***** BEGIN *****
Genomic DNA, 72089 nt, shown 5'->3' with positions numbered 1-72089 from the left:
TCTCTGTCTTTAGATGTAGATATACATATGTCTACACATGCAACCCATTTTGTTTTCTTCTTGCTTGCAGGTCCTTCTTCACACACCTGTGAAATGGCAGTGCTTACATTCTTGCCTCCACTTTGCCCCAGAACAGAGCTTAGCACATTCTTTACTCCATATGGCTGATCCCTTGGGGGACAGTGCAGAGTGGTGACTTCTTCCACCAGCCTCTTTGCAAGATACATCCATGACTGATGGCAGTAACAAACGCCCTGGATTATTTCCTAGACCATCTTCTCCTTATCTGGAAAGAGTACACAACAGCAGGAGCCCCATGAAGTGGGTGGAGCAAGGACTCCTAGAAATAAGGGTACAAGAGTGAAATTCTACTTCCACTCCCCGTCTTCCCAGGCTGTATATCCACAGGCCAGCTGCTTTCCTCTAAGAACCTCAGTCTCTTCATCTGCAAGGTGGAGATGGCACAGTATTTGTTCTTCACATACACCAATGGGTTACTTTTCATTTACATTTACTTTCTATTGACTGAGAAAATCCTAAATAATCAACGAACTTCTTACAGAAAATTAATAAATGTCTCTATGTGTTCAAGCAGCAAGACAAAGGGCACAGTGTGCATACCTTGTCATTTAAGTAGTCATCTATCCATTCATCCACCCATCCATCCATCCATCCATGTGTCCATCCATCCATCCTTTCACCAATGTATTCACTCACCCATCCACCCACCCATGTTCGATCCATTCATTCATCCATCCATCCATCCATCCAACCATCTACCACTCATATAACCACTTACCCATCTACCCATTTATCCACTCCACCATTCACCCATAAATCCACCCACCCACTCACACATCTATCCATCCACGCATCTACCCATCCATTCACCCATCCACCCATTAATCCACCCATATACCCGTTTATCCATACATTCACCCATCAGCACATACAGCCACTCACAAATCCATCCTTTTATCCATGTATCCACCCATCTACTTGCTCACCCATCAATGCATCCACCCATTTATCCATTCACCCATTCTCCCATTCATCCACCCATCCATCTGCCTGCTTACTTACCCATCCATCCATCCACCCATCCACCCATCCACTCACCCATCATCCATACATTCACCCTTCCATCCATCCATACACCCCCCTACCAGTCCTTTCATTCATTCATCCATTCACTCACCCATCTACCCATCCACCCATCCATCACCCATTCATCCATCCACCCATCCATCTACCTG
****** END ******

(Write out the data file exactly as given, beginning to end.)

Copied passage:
Genomic DNA, 72089 nt, shown 5'->3' with positions numbered 1-72089 from the left:
TCTCTGTCTTTAGATGTAGATATACATATGTCTACACATGCAACCCATTTTGTTTTCTTCTTGCTTGCAGGTCCTTCTTCACACACCTGTGAAATGGCAGTGCTTACATTCTTGCCTCCACTTTGCCCCAGAACAGAGCTTAGCACATTCTTTACTCCATATGGCTGATCCCTTGGGGGACAGTGCAGAGTGGTGACTTCTTCCACCAGCCTCTTTGCAAGATACATCCATGACTGATGGCAGTAACAAACGCCCTGGATTATTTCCTAGACCATCTTCTCCTTATCTGGAAAGAGTACACAACAGCAGGAGCCCCATGAAGTGGGTGGAGCAAGGACTCCTAGAAATAAGGGTACAAGAGTGAAATTCTACTTCCACTCCCCGTCTTCCCAGGCTGTATATCCACAGGCCAGCTGCTTTCCTCTAAGAACCTCAGTCTCTTCATCTGCAAGGTGGAGATGGCACAGTATTTGTTCTTCACATACACCAATGGGTTACTTTTCATTTACATTTACTTTCTATTGACTGAGAAAATCCTAAATAATCAACGAACTTCTTACAGAAAATTAATAAATGTCTCTATGTGTTCAAGCAGCAAGACAAAGGGCACAGTGTGCATACCTTGTCATTTAAGTAGTCATCTATCCATTCATCCACCCATCCATCCATCCATCCATGTGTCCATCCATCCATCCTTTCACCAATGTATTCACTCACCCATCCACCCACCCATGTTCGATCCATTCATTCATCCATCCATCCATCCATCCAACCATCTACCACTCATATAACCACTTACCCATCTACCCATTTATCCACTCCACCATTCACCCATAAATCCACCCACCCACTCACACATCTATCCATCCACGCATCTACCCATCCATTCACCCATCCACCCATTAATCCACCCATATACCCGTTTATCCATACATTCACCCATCAGCACATACAGCCACTCACAAATCCATCCTTTTATCCATGTATCCACCCATCTACTTGCTCACCCATCAATGCATCCACCCATTTATCCATTCACCCATTCTCCCATTCATCCACCCATCCATCTGCCTGCTTACTTACCCATCCATCCATCCACCCATCCACCCATCCACTCACCCATCATCCATACATTCACCCTTCCATCCATCCATACACCCCCCTACCAGTCCTTTCATTCATTCATCCATTCACTCACCCATCTACCCATCCACCCATCCATCACCCATTCATCCATCCACCCATCCATCTACCTG